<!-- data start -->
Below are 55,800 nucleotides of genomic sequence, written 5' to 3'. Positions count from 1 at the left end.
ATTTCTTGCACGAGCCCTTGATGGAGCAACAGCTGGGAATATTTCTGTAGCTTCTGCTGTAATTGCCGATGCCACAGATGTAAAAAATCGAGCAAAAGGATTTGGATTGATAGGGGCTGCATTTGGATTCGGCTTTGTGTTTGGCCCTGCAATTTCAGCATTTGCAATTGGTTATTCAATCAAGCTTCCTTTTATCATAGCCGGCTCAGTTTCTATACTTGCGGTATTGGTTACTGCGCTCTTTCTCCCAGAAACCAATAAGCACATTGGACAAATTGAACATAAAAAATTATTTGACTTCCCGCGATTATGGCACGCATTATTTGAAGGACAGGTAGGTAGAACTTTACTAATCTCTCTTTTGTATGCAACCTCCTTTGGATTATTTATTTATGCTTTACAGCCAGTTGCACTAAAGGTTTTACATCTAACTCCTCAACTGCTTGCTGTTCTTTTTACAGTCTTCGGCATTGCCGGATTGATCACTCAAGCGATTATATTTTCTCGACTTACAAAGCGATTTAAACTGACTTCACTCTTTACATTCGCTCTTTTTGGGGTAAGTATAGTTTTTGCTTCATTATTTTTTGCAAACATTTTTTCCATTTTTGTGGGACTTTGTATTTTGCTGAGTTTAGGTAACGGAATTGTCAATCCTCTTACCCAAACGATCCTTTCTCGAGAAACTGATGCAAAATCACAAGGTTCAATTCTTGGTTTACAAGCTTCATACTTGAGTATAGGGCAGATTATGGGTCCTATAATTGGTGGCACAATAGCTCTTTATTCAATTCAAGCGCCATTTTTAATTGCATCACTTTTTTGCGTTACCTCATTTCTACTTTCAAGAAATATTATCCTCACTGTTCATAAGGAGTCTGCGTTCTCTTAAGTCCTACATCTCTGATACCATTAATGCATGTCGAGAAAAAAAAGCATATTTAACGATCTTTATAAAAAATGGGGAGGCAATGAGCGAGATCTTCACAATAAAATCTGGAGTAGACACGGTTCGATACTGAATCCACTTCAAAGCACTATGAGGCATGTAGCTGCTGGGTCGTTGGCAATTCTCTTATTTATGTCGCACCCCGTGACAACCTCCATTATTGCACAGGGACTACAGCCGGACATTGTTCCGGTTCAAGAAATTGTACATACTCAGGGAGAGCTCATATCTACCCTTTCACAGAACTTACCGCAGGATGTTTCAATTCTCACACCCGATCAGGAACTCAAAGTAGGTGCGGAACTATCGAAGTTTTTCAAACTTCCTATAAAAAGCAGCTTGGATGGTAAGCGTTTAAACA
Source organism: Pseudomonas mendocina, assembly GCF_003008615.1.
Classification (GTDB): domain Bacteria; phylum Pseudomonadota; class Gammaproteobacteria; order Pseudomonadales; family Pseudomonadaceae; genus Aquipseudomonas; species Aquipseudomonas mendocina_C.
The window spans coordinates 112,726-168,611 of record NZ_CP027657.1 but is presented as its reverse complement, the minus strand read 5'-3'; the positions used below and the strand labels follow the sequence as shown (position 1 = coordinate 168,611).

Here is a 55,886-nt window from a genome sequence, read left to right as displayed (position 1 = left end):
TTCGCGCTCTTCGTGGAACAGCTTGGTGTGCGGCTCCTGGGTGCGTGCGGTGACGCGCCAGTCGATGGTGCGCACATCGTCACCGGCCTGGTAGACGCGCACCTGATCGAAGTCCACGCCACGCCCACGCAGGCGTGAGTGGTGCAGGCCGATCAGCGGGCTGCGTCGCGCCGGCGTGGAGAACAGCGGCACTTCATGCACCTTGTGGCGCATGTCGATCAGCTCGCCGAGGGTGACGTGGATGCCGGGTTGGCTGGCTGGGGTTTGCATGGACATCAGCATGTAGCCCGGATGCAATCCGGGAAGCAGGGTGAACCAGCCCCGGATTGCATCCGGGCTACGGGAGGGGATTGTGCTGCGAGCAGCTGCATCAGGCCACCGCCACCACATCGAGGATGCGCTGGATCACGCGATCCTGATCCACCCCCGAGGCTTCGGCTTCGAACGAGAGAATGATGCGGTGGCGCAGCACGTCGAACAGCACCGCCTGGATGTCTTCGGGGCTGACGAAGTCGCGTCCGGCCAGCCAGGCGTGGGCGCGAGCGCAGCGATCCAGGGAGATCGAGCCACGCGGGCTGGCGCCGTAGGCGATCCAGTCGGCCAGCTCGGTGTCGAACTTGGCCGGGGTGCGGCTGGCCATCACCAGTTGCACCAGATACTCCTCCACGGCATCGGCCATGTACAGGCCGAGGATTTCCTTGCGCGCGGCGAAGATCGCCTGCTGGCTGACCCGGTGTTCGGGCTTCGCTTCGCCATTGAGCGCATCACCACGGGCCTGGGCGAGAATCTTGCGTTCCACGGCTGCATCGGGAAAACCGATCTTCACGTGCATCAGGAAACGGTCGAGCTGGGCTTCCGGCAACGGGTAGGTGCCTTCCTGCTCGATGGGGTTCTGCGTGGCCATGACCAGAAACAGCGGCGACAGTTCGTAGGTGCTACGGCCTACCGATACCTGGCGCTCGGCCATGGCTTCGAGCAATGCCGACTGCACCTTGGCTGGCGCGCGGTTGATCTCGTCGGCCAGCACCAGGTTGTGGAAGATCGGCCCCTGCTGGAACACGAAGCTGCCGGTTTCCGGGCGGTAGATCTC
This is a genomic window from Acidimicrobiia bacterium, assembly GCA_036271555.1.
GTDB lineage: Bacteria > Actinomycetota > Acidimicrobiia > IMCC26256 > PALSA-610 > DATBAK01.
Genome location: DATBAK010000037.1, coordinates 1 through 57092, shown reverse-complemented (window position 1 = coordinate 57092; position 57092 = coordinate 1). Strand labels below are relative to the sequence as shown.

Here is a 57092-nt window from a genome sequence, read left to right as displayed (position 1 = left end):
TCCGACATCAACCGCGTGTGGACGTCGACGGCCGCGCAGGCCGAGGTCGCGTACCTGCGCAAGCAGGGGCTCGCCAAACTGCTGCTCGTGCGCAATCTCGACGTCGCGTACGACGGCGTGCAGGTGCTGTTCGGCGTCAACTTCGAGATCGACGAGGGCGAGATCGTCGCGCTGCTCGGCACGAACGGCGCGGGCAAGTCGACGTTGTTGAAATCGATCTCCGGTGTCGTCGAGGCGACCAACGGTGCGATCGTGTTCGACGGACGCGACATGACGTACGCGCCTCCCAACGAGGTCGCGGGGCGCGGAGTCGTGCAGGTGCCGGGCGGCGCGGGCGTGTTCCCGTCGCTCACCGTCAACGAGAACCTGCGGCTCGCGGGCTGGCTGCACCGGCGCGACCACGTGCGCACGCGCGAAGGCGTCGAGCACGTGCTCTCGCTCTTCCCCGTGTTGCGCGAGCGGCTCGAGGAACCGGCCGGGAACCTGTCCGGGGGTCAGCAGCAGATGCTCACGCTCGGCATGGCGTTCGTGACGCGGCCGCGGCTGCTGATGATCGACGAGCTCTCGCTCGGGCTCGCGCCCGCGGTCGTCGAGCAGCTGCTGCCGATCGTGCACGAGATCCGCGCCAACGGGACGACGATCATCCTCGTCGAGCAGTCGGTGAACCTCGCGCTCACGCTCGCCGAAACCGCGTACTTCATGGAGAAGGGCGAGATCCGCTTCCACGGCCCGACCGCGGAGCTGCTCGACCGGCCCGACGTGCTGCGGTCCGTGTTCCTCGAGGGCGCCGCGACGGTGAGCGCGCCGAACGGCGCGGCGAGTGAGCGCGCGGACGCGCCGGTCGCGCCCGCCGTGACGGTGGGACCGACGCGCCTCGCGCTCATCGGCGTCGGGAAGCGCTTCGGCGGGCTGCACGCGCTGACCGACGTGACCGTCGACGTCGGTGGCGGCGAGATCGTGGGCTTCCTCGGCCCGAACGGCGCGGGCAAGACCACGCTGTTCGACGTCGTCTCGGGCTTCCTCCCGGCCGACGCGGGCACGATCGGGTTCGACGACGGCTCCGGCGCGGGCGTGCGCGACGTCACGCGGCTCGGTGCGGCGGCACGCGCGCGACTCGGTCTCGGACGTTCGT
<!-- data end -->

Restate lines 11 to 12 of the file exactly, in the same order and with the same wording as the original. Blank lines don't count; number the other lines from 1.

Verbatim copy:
Here is a 57092-nt window from a genome sequence, read left to right as displayed (position 1 = left end):
TCCGACATCAACCGCGTGTGGACGTCGACGGCCGCGCAGGCCGAGGTCGCGTACCTGCGCAAGCAGGGGCTCGCCAAACTGCTGCTCGTGCGCAATCTCGACGTCGCGTACGACGGCGTGCAGGTGCTGTTCGGCGTCAACTTCGAGATCGACGAGGGCGAGATCGTCGCGCTGCTCGGCACGAACGGCGCGGGCAAGTCGACGTTGTTGAAATCGATCTCCGGTGTCGTCGAGGCGACCAACGGTGCGATCGTGTTCGACGGACGCGACATGACGTACGCGCCTCCCAACGAGGTCGCGGGGCGCGGAGTCGTGCAGGTGCCGGGCGGCGCGGGCGTGTTCCCGTCGCTCACCGTCAACGAGAACCTGCGGCTCGCGGGCTGGCTGCACCGGCGCGACCACGTGCGCACGCGCGAAGGCGTCGAGCACGTGCTCTCGCTCTTCCCCGTGTTGCGCGAGCGGCTCGAGGAACCGGCCGGGAACCTGTCCGGGGGTCAGCAGCAGATGCTCACGCTCGGCATGGCGTTCGTGACGCGGCCGCGGCTGCTGATGATCGACGAGCTCTCGCTCGGGCTCGCGCCCGCGGTCGTCGAGCAGCTGCTGCCGATCGTGCACGAGATCCGCGCCAACGGGACGACGATCATCCTCGTCGAGCAGTCGGTGAACCTCGCGCTCACGCTCGCCGAAACCGCGTACTTCATGGAGAAGGGCGAGATCCGCTTCCACGGCCCGACCGCGGAGCTGCTCGACCGGCCCGACGTGCTGCGGTCCGTGTTCCTCGAGGGCGCCGCGACGGTGAGCGCGCCGAACGGCGCGGCGAGTGAGCGCGCGGACGCGCCGGTCGCGCCCGCCGTGACGGTGGGACCGACGCGCCTCGCGCTCATCGGCGTCGGGAAGCGCTTCGGCGGGCTGCACGCGCTGACCGACGTGACCGTCGACGTCGGTGGCGGCGAGATCGTGGGCTTCCTCGGCCCGAACGGCGCGGGCAAGACCACGCTGTTCGACGTCGTCTCGGGCTTCCTCCCGGCCGACGCGGGCACGATCGGGTTCGACGACGGCTCCGGCGCGGGCGTGCGCGACGTCACGCGGCTCGGTGCGGCGGCACGCGCGCGACTCGGTCTCGGACGTTCGT